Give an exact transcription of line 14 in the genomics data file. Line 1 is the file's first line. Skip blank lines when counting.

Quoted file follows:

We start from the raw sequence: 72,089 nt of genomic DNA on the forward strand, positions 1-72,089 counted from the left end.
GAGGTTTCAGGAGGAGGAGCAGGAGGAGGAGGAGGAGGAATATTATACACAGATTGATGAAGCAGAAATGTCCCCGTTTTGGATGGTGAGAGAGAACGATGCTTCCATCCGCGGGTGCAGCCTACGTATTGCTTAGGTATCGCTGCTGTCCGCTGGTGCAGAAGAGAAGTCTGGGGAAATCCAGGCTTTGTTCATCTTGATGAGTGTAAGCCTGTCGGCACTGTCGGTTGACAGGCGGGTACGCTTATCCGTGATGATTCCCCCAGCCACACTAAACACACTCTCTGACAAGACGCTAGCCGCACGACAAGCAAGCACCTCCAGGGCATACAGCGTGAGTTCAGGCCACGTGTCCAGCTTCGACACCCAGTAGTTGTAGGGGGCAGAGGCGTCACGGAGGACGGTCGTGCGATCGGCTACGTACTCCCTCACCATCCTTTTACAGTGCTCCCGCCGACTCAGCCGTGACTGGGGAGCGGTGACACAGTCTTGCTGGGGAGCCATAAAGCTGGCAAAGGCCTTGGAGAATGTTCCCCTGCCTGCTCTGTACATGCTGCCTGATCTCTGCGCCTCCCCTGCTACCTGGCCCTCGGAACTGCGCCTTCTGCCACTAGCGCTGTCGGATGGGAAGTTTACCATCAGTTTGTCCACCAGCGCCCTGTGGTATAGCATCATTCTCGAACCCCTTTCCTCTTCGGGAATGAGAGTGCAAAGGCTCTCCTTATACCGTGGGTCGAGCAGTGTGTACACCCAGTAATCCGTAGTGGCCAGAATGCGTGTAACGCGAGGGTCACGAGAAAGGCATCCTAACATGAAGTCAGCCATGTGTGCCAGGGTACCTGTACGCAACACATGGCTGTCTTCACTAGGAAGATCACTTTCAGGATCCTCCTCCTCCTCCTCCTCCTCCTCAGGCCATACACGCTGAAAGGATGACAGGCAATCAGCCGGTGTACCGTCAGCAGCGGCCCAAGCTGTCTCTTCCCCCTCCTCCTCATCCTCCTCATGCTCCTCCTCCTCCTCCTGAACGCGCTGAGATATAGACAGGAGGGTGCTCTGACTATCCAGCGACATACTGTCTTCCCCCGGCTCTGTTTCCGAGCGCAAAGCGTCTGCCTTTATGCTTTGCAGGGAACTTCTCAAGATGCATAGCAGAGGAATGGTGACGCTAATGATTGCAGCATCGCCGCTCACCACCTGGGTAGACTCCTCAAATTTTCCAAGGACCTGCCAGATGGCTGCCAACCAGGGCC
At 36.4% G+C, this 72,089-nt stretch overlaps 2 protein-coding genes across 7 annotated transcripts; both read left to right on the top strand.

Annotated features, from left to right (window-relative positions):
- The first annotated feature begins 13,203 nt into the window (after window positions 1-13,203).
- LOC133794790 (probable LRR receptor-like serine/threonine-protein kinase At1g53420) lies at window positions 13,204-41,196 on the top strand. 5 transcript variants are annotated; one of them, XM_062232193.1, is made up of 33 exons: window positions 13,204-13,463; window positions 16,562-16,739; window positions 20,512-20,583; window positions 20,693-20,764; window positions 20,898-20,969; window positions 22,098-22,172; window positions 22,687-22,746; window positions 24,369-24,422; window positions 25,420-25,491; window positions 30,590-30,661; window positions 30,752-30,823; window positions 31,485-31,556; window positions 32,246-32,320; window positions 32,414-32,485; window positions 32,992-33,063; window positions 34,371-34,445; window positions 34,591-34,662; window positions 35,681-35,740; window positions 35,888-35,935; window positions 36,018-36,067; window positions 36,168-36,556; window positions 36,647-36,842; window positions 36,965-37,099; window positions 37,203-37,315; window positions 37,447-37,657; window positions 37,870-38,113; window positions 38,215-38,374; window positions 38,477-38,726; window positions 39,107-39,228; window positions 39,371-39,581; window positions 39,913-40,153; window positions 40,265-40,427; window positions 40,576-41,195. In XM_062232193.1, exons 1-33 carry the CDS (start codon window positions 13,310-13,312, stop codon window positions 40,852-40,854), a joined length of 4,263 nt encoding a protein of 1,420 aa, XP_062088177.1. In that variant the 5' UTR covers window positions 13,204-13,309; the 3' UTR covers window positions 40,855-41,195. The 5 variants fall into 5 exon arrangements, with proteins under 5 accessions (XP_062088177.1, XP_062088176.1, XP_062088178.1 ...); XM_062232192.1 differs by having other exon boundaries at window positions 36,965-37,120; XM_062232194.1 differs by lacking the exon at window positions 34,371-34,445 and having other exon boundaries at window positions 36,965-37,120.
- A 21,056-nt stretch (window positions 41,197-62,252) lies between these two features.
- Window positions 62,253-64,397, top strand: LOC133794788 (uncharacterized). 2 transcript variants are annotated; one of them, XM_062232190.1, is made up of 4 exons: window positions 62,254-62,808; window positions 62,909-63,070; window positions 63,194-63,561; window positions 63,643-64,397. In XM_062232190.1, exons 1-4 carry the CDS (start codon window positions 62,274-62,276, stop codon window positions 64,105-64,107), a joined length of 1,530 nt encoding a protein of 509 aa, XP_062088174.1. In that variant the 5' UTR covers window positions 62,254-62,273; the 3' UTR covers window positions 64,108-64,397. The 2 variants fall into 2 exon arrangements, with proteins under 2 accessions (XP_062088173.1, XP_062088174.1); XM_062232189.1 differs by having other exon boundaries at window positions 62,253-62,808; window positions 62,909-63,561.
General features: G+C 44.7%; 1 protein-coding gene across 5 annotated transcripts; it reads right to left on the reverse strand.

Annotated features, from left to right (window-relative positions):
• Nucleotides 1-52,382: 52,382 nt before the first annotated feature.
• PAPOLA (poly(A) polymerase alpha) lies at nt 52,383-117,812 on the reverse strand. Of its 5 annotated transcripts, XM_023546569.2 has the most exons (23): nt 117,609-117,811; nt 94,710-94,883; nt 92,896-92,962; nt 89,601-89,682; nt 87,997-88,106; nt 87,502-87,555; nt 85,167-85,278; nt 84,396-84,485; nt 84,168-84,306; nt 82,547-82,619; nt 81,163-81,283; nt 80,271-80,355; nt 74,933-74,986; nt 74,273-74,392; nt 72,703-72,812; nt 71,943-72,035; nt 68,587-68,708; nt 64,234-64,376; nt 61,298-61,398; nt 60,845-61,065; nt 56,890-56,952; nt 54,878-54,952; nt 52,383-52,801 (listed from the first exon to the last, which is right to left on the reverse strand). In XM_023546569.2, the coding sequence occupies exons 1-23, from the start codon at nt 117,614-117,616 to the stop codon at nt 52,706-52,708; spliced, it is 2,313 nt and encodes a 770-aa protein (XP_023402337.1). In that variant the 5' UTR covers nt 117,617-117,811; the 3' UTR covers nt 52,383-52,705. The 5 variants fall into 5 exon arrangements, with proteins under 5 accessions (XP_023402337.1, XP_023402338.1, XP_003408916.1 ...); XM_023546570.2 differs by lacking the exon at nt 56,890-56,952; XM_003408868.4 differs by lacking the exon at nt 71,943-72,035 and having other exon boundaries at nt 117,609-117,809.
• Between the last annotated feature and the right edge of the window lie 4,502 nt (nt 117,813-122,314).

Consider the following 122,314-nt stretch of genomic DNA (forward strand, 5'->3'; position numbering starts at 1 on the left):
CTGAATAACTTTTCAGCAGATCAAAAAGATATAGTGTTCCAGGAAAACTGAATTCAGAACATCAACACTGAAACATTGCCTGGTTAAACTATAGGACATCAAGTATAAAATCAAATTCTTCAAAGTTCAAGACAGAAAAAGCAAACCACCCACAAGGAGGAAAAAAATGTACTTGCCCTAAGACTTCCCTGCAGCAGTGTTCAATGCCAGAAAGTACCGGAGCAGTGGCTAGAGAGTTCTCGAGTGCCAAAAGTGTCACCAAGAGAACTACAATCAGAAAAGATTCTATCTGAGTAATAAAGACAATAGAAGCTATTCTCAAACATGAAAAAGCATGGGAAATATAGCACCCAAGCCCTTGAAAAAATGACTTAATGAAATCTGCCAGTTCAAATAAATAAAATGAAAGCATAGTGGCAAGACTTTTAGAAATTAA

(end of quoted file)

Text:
Consider the following 122,314-nt stretch of genomic DNA (forward strand, 5'->3'; position numbering starts at 1 on the left):